Robert B. Wegman; Supermarket Innovator

Last year, Robert B. Wegman's Rochester, N.Y.-based grocery chain was named Fortune magazine's best U.S. company to work for. He helped introduce the Universal Product Code.
Last year, Robert B. Wegman's Rochester, N.Y.-based grocery chain was named Fortune magazine's best U.S. company to work for. He helped introduce the Universal Product Code.
By Matt Schudel
Washington Post Staff Writer
Saturday, April 22, 2006

Robert B. Wegman, 87, who introduced the idea of one-stop shopping at his family-owned chain of supermarkets, which are the envy of the industry for their unparalleled levels of customer and employee loyalty, died April 20 at Strong Memorial Hospital in Rochester, N.Y. The cause of death could not be learned.

In more than a half-century at the helm of Wegmans Food Markets Inc., Mr. Wegman built an innovative company that combined business success and humanitarian ideals. He pioneered the concept of one-stop shopping and the superstore, with bakeries, imported foods, cafes and photo labs all under one roof. He was a leader in adapting technology to the sale of groceries and helped introduce the Universal Product Code, the identifying computer markings now standard on most packaged goods.

With the success of 70 stores in five states, including Virginia and Maryland, Mr. Wegman helped raise the standards of service in the supermarket industry while instilling an enlightened treatment of his employees. Last year, Fortune magazine named Wegmans the best company in the United States to work for. This year, it was ranked No. 2.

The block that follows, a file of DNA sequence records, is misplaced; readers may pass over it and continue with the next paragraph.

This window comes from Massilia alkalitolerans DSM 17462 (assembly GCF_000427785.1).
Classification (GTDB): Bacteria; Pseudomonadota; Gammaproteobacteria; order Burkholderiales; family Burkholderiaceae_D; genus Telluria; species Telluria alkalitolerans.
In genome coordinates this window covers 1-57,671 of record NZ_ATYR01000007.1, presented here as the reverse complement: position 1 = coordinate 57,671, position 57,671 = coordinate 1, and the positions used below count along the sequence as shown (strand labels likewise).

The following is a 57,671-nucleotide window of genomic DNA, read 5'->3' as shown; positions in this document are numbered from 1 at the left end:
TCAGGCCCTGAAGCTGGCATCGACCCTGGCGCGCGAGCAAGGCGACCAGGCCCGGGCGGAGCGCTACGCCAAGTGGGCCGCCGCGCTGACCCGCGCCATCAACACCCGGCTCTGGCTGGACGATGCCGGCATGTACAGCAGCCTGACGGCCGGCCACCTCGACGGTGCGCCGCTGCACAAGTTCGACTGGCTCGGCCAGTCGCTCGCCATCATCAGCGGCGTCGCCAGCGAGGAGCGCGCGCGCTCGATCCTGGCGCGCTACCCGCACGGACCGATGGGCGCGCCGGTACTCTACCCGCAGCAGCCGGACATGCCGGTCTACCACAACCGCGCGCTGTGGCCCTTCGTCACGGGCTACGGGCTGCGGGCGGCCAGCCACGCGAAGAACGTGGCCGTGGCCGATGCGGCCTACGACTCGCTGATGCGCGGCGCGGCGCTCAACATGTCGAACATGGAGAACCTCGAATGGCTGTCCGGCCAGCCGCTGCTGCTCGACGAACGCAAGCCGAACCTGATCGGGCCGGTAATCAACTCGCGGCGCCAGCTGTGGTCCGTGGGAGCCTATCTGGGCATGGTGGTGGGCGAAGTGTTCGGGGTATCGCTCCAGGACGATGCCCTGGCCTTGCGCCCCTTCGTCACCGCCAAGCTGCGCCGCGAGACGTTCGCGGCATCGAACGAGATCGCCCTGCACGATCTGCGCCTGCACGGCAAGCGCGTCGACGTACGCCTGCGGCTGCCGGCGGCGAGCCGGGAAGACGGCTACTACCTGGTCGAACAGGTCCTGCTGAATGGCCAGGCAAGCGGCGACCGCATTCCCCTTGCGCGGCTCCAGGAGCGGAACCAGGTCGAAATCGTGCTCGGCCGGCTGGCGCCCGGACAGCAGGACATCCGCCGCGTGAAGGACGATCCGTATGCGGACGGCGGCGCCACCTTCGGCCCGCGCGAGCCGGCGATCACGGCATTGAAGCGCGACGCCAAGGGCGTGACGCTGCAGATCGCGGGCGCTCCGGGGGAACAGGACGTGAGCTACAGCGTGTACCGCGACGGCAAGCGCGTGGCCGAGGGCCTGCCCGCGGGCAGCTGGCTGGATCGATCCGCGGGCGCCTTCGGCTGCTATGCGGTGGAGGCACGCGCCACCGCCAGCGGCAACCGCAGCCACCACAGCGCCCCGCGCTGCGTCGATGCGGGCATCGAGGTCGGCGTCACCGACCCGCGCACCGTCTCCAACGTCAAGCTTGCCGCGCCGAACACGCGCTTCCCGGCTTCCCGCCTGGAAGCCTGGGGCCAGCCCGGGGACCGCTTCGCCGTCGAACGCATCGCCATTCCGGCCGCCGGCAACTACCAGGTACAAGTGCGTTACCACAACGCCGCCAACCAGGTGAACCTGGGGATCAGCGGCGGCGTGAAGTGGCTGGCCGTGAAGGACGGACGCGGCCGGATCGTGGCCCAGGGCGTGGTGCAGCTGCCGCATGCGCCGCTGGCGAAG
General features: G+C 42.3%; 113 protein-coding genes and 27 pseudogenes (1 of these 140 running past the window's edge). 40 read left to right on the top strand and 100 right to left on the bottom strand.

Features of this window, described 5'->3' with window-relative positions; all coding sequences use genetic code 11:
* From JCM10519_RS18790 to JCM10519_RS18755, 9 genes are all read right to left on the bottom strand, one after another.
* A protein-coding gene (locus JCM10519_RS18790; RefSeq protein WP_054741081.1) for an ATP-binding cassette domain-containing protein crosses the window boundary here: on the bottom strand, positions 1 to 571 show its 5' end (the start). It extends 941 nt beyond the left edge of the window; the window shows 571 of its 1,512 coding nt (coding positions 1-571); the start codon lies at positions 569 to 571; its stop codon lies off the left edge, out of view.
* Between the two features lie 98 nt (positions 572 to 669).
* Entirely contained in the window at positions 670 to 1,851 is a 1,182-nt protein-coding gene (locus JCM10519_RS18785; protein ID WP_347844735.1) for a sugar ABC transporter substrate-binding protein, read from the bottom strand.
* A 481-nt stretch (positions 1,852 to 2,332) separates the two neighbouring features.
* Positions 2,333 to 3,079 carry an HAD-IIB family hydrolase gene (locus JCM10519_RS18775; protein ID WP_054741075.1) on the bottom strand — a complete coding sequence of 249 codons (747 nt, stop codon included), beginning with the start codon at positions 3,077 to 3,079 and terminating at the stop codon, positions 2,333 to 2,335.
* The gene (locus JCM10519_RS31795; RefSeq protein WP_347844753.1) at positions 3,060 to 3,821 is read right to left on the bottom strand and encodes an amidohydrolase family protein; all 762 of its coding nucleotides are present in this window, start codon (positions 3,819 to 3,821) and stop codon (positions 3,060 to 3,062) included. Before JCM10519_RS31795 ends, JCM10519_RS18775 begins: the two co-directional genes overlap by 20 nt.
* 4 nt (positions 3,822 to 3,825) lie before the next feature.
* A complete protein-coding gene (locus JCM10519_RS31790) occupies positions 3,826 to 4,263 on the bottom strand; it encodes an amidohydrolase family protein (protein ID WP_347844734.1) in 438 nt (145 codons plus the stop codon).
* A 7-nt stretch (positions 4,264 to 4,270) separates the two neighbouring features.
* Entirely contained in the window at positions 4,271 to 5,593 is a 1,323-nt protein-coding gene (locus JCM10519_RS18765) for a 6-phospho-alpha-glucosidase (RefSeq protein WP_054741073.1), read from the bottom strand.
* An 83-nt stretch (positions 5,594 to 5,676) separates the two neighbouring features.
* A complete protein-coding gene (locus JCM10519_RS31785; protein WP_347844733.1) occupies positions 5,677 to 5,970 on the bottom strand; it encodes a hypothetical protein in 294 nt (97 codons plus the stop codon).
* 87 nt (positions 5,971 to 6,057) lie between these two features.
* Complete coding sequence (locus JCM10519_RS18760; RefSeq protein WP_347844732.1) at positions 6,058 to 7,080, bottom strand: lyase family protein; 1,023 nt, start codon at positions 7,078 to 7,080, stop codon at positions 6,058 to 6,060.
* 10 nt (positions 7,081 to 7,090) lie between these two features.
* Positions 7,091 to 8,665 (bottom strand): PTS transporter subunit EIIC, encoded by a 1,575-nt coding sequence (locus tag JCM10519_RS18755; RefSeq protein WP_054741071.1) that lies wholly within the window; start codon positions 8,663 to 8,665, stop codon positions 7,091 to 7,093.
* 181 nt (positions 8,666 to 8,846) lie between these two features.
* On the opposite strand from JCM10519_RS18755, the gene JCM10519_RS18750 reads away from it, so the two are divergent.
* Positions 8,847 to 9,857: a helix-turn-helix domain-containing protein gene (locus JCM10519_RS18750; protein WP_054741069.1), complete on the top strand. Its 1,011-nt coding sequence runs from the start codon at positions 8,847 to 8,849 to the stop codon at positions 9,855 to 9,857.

In 1994, supermarket analyst Neil Stern told the Wall Street Journal that he considered Rochester-based Wegmans "the best chain in the country, maybe in the world."

A hallmark of Wegmans is its customer service. The company has been known to send a chef to people's homes to correct a food order and to bake Thanksgiving turkeys for people whose ovens were too small.

In January 2005, Fortune magazine described the Wegmans experience: "Each Wegmans store boasts a prodigious, pulchritudinous produce section, bountiful baked goods fresh from the oven, and a deftly displayed collection of some 500 cheeses. You'll also find a bookstore, child play centers, a dry cleaner, video rentals, a photo lab, international newspapers, a florist, a wine shop, a pharmacy, even an $850 espresso maker. . . . But the biggest reason Wegmans is a shopping experience like no other is that it is an employer like no other."

Each year, Wegmans receives thousands of requests from the public asking the company to open supermarkets in their communities. (In the Washington area, there are Wegmans in Sterling, Fairfax and Hunt Valley, Md.)

"I always said we didn't want to be the largest," Mr. Wegman once said, "but we did want to be the best."

Mr. Wegman was born Oct. 14, 1918, in Rochester, two years after his father, Walter, and his uncle Jack began selling vegetables together. The brothers bought a grocery store in 1921 and quickly built their company into a leading local emporium.

In 1930, they opened a store with a cafeteria and an overhead vaporized spray system to keep produce fresh. They were also among the nation's first grocers to install windows to display refrigerated food.

In his youth, Mr. Wegman was an excellent baseball pitcher and golfer. After graduating from Niagara University in 1941, he spent three years in the Marine Corps during World War II.

In 1946, he went to work as a meat cutter. He became a store manager the next year. After the death of his uncle in 1950 -- his father had died in 1936 -- Mr. Wegman became the company president.


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